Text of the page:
Too long the unloved asset
Most individuals know how much cash they have and why they keep it. Curiously, institutional investors have a more difficult relationship with money. Cash is often neglected, or regarded as an inferior investment, if an “investment” at all. More recently, however, many pension funds have started to reconsider their position towards cash. There are two main reasons for this:
q Inefficiency. It is often felt that cash management of pension plans is not up to the standards of good corporate treasury operations;
q Market volatility. Cash is trash in the bull market but many institutional investors were burnt in recent years. When stock and bond prices move down together, cash is king.
Keynes, in his ‘general theory’, gave three motives for holding cash: transaction, precaution and speculation. These motives are quite intuitive to households. You use cash for day-to-day transactions; you put some money aside to be able to cope with unexpected events; and you keep liquid reserves to exploit upcoming investment opportunities. Money hoarding also reflects trust, or the lack of it: in times of high uncertainty, liquidity preference prevails. Some
folks even keep money under the mattress.
What about pension funds? Why should they hold cash? Nobody would dispute the need for some cash as liquidity. However, opinions are rather split about cash as an investment, whether tactical or strategic.
What do the statistics say? Pension plan allocations to cash are on average 5% or below in most countries. Also, fluctuations in weightings seem to be mostly the result of market movements rather than conscious decisions. However, such statistics need to be interpreted very carefully. Cash it is often just a residual. Also, the distinction between cash and (short-term) bonds is blurred. In any case, it is difficult to separate between cash held for liquidity or investment purposes.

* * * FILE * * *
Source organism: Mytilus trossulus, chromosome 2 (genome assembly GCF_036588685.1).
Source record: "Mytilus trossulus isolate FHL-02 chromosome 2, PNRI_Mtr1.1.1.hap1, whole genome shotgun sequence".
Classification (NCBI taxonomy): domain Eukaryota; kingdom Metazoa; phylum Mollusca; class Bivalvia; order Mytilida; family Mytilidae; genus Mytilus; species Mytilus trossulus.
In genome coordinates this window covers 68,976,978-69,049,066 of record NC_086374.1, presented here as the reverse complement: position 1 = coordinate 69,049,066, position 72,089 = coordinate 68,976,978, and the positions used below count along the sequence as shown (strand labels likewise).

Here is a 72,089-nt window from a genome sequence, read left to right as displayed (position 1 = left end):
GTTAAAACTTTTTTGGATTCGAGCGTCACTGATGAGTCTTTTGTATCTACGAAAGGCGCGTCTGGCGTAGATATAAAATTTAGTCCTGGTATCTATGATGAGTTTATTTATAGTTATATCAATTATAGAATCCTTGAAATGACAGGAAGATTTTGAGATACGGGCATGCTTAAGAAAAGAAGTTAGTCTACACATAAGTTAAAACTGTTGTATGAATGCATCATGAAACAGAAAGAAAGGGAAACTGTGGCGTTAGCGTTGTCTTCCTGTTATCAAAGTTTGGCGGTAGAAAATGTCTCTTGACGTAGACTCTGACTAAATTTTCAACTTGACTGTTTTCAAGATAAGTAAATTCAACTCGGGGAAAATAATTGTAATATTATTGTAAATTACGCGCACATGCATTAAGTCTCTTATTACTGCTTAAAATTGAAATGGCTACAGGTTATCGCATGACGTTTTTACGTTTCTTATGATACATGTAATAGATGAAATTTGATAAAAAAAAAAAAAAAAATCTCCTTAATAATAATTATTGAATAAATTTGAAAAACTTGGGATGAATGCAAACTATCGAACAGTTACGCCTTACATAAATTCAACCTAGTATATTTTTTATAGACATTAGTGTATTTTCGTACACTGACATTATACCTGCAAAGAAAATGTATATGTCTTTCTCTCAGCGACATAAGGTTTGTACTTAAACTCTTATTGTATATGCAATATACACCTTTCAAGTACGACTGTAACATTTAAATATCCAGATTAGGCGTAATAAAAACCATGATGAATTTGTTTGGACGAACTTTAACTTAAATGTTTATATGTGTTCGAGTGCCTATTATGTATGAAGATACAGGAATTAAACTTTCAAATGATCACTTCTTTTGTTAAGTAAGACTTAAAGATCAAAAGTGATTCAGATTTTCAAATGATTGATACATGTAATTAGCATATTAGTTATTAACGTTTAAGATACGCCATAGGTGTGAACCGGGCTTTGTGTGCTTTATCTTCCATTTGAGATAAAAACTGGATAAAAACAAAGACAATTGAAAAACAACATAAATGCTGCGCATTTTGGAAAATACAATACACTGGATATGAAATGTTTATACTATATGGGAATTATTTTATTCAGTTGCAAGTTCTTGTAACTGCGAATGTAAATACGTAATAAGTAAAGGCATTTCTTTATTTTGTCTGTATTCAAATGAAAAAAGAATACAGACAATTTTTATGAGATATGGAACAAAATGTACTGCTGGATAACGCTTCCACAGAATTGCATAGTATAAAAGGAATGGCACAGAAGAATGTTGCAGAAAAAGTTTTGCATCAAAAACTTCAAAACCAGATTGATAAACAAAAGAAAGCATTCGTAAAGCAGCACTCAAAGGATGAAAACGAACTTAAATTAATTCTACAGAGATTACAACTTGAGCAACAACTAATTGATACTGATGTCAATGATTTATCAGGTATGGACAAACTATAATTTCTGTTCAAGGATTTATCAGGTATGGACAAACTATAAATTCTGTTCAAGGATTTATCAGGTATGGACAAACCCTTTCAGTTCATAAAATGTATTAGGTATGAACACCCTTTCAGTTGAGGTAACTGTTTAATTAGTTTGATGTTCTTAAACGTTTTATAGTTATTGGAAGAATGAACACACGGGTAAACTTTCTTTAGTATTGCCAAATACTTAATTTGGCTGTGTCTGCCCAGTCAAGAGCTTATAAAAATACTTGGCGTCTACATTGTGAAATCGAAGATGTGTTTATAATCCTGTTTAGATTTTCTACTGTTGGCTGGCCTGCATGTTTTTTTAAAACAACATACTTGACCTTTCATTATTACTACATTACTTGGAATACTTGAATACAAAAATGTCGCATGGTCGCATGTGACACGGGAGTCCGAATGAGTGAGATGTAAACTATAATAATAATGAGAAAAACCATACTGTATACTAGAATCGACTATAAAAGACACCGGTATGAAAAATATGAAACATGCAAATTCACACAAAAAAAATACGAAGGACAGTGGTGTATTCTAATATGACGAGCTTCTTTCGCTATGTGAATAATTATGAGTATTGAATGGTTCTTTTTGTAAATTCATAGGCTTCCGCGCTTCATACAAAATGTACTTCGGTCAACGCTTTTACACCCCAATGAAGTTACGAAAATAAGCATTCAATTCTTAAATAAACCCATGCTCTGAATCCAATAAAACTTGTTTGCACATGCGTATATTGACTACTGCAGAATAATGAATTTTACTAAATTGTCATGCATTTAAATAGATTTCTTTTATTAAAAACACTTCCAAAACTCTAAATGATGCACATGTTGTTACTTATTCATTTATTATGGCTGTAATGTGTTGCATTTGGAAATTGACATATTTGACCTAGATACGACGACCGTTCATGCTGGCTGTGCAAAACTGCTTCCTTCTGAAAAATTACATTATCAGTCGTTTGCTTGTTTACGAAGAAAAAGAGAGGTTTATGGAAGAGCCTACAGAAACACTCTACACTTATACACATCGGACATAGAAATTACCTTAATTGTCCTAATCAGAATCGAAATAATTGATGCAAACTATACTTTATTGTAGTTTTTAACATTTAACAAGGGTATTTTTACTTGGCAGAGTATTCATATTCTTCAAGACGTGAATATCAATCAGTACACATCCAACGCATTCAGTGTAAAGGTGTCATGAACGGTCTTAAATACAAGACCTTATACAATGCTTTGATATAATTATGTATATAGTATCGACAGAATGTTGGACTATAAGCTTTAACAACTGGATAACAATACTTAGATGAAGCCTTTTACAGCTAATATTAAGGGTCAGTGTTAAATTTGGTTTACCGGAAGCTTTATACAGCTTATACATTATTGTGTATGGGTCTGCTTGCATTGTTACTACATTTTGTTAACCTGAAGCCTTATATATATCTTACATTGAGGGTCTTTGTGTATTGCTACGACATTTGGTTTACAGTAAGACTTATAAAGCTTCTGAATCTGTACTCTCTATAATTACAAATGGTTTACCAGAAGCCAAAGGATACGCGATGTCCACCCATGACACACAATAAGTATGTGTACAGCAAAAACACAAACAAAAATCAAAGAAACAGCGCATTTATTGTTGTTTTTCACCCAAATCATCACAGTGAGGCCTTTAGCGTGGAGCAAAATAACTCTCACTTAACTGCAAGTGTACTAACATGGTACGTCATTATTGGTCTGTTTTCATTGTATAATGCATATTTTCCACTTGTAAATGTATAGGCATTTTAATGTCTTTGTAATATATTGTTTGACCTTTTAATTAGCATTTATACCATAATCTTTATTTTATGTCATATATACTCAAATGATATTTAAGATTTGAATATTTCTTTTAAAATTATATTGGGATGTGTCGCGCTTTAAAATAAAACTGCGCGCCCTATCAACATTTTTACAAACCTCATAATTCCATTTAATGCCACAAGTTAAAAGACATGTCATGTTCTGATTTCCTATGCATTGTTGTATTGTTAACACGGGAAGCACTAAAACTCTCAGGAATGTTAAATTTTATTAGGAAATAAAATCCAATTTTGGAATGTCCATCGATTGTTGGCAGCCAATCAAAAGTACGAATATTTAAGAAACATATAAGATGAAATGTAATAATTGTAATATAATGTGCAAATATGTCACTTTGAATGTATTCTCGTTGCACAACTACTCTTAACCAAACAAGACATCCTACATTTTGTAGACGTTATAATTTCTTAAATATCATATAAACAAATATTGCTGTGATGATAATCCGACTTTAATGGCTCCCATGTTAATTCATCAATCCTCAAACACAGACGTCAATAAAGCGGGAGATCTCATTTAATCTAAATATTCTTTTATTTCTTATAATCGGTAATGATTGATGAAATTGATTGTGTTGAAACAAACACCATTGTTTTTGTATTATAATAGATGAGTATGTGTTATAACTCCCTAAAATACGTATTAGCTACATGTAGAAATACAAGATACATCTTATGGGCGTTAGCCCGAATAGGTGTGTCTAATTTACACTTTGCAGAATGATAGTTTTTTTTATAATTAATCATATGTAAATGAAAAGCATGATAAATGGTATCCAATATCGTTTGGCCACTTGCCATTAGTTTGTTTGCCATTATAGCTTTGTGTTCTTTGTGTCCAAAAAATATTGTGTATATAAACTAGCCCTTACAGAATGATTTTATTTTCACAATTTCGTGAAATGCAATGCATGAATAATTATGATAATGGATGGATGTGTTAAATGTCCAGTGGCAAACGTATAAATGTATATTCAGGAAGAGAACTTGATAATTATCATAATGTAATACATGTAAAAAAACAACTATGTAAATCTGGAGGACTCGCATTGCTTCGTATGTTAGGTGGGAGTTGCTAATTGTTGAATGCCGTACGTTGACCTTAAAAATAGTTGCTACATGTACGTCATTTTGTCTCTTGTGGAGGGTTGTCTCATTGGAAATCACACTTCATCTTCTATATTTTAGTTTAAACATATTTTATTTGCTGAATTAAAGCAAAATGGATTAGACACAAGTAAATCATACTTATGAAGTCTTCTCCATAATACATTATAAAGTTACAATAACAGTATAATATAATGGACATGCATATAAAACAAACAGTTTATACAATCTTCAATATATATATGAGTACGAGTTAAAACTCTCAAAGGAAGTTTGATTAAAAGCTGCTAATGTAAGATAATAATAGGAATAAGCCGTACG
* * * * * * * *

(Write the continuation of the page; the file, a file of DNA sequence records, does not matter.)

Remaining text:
Cash has typically been the stepchild among asset classes in pensions investment. This is surprising, given that in standard portfolio theory, cash is literally the starting point as the riskless asset. Why?
q Long-term returns. Statistics show lower returns for cash against equities and bonds. Also, real rates of returns of cash are very small, if positive at all, in the long run;
q Benchmark risk. Investment benchmarks often include little or no cash element. Holding cash then carries heavy relative risk;
q Mismatch. Pension plan liabilities are typically longer term while the duration of cash is close to zero. This implies continuous re-investment risk – cash is not riskless!
q Inflation risk. Pension liabilities are often inflation-linked. Although there is some co-movement of inflation and central bank rates over the cycles, there is no direct link of
cash rates to inflation as in inflation-protection bonds.
In a nutshell, there is a view that cash is not a suitable strategic asset class for pension funds at all. This seems extreme. Some arguments speak in favour of including, or at least explicitly considering, cash in strategic asset allocation, whether it is driven by asset-liability-models or liability-based benchmarks:
q Capital preservation. This good old virtue, often forgotten, is a major advantage over most other asset classes. It is only a nominal protection, but that is fine in a deflationary environment – as in the case of Japan;
q Diversification. The money market is hardly correlated with other markets – cash is a good diversifier in portfolios;
q Liability matching. Cash has a role to play even here. Retirement benefits are being paid in cash. Mature pension schemes have particularly high nearer-term cash flows;
q Defined contribution plans. The safest option is often popular with many investors. The strategic role of cash becomes apparent in life cycle models for individuals where weightings rise towards 100% close to retirement age.
Even in case of a nil strategic allocation, cash is an extremely important instrument in pension portfolio management. Apart from the obvious transaction needs, it is used in areas such as: